Capitol Update: State of the State, Supreme Court Forum, and More

January 29, 2018 | MacIver News Service

We’re nearly a month into the New Year, and have already started to see friction at the Capitol. This week was no different–liberal supreme court candidates sizing each other up, the stalling of a Base Budget Review bill, the undusting of legislation from the Great Depression. All of this and more are summed up below in this week’s Capitol Update!

Gov. Walker’s State of the State

This past Wednesday, Governor Scott Walker gave his annual State of the State address to the Legislature. Gov. Walker began by listing off the positive economic indicators for Wisconsin, and then briefly laid out plans for the upcoming year.

The plans, namely reform programs, include redistributing state surplus money to the citizens of Wisconsin, seeking health care stability after the American Care Act, welfare reform and education and economic development.

Read a full report from MacIver’s Matt Kittle here.

Full Video from MacIver of Supreme Court Forum

Last Monday, the state Federalist Society hosted a State Supreme Court Forum, featuring the two different viewpoints in the race to replace Judge Michael Gableman: judicial activists and a constitutionalist.

While the two liberal candidates, Judge Rebecca Dallet and attorney Tim Burns, fought about politics and activist credentials, the third candidate, Judge Michael Screnock, remained “mostly remained above the fray,” according to MacIver’s Matt Kittle. The primary election for the non-partisan race will be held February 20, and the general election will be held April 3.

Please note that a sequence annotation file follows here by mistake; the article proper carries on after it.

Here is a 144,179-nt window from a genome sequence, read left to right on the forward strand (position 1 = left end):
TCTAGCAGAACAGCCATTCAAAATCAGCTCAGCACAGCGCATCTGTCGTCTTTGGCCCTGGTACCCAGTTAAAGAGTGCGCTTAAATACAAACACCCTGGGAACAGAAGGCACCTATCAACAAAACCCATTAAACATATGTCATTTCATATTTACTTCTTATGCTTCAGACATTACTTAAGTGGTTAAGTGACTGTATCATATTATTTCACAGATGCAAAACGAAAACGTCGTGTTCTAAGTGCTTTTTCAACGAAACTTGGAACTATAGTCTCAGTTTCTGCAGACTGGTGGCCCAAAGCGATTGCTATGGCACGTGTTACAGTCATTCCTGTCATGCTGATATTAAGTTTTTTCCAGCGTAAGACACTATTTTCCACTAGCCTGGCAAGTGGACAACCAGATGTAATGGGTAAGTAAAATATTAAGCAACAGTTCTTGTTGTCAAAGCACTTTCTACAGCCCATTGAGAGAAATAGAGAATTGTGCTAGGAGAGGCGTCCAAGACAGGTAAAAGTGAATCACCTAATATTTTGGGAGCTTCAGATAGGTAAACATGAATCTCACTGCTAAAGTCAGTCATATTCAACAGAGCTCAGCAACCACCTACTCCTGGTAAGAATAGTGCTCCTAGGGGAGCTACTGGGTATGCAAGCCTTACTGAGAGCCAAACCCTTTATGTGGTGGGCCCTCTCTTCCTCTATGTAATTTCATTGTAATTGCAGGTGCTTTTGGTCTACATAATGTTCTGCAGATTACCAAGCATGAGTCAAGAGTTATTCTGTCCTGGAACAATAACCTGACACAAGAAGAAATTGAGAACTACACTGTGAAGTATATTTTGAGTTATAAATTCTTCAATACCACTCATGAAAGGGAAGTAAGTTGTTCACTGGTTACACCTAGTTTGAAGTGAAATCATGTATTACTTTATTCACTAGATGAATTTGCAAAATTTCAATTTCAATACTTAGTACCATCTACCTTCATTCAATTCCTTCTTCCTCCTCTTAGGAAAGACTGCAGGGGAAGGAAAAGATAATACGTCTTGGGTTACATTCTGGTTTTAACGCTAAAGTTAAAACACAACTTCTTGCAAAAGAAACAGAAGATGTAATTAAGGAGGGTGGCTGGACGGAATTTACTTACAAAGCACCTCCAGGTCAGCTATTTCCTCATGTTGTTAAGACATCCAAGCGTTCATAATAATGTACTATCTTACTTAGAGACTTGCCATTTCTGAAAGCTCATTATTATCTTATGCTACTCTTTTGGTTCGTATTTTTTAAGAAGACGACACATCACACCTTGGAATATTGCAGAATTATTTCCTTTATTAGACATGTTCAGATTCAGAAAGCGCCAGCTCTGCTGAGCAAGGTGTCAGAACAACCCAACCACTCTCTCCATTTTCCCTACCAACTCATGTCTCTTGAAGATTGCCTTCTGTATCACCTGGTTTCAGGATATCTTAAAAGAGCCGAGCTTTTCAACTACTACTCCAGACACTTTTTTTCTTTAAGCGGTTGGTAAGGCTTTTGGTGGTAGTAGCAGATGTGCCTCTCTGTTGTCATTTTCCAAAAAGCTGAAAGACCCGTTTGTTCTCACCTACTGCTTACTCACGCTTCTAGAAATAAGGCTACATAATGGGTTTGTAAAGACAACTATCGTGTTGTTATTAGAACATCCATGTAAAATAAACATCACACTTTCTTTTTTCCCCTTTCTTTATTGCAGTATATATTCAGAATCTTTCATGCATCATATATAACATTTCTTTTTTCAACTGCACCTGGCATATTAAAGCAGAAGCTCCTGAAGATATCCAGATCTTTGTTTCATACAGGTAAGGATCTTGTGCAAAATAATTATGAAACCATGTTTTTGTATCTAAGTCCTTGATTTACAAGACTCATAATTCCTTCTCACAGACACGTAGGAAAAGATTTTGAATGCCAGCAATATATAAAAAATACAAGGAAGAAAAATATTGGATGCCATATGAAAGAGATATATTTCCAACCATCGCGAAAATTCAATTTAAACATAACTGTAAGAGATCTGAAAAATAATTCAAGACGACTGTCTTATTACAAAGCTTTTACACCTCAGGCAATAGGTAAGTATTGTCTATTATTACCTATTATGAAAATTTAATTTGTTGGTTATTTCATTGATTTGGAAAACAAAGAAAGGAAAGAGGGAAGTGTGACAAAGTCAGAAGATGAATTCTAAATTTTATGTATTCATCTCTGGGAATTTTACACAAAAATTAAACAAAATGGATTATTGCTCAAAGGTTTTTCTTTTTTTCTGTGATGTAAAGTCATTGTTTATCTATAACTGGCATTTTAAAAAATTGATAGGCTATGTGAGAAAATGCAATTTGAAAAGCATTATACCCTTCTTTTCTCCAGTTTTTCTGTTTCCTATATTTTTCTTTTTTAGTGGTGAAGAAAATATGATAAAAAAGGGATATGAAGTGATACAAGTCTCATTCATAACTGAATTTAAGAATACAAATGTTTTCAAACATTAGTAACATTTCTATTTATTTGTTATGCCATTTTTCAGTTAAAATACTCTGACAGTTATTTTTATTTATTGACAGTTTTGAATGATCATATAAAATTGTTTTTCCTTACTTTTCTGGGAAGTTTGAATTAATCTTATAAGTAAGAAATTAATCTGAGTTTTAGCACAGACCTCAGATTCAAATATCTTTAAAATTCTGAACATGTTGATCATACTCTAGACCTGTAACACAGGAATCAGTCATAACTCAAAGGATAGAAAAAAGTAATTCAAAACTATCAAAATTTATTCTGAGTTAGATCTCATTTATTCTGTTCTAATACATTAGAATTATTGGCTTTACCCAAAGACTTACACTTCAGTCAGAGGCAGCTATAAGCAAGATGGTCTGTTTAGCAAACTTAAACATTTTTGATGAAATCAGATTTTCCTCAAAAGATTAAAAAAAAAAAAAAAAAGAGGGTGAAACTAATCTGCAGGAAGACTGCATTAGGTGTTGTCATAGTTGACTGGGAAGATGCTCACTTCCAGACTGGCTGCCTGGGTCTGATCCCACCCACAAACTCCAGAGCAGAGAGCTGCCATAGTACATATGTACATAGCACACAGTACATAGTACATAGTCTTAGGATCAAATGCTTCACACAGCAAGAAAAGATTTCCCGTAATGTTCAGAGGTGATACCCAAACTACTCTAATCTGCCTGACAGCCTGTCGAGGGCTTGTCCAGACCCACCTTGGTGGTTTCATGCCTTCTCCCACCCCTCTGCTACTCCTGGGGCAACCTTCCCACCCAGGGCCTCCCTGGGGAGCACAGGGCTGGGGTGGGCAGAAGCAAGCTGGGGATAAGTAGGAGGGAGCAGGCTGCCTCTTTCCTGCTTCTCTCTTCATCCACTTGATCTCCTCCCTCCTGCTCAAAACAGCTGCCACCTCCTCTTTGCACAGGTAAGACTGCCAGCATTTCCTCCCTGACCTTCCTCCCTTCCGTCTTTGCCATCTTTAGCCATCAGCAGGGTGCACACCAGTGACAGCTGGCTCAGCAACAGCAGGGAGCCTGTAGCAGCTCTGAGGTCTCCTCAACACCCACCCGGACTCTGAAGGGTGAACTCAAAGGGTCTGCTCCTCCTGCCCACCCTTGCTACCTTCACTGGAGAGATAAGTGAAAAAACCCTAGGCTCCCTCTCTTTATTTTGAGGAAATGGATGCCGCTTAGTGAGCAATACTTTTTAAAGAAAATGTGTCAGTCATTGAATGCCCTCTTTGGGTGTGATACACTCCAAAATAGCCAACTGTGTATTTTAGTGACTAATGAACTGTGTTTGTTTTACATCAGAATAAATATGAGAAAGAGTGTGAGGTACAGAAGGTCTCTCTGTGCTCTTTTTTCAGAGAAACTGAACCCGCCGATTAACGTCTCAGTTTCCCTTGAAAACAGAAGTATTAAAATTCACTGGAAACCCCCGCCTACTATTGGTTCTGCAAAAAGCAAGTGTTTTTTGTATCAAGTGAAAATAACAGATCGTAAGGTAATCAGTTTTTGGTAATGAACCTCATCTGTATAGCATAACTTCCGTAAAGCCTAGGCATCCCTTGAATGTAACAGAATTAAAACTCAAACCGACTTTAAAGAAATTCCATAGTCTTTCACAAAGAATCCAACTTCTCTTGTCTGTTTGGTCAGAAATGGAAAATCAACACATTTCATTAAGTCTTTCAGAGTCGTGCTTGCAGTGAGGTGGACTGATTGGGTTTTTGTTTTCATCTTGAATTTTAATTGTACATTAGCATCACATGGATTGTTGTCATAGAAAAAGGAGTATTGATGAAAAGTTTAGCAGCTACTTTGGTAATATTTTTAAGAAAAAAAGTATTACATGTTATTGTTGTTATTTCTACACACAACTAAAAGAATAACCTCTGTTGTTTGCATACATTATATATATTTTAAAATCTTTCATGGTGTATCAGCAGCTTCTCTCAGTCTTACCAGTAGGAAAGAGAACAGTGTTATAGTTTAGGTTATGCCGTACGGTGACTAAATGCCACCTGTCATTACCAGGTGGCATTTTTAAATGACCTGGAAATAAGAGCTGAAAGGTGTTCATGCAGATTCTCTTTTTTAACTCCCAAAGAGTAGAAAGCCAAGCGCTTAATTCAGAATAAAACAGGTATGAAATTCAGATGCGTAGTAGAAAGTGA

The full video of the forum can be accessed below.

Base Budget Review Bill

In 2009, former Governor Jim Doyle scrapped a law that required the Wisconsin Legislature to consistently review the entirety of the Wisconsin State Budget. After gliding smoothly through the Senate, a reintroduction of a Base Budget Review Bill found itself stalled in the Assembly on January 17. Right now, taxpayers are scammed by the base-year doubled budgeting model where a bureaucrat looks at last year’s budget, adds in three to five percent more spending without justification or thought and calls that the bare-minimum base budget that cannot under any circumstances be “cut.”

According to MacIver’s Matt Kittle, “The Assembly on Tuesday passed an amended version of reform legislation requiring state government agencies, the courts and the Legislature to periodically review – and justify – their budgets.” The Senate now has to vote again, but on the amended version. Read more about the bill here.

Conservation Corps Bill 

This week, the State Legislature decided to vote Wisconsin back to the Great Depression Era. Assembly Bill 688 reestablishes “Conservation Corps,” a program that was created initially as part of Franklin D. Roosevelt’s “New Deal.” The program was established to provide public works jobs to young men affected by the Depression.

“Those who cherish liberty should always be leery of ideas that expand government. Taxpayers know all too well that once a government program is created, it is nearly impossible to ever end that program, no matter how outdated that program is. The resurrection of the Conservation Corps is proof that even when you are successful in killing a government program, you really haven’t killed it,” said MacIver Institute President Brett Healy.

The bill cleared the Assembly on Tuesday.  Read MacIver’s Chris Rochester’s update on the bill here.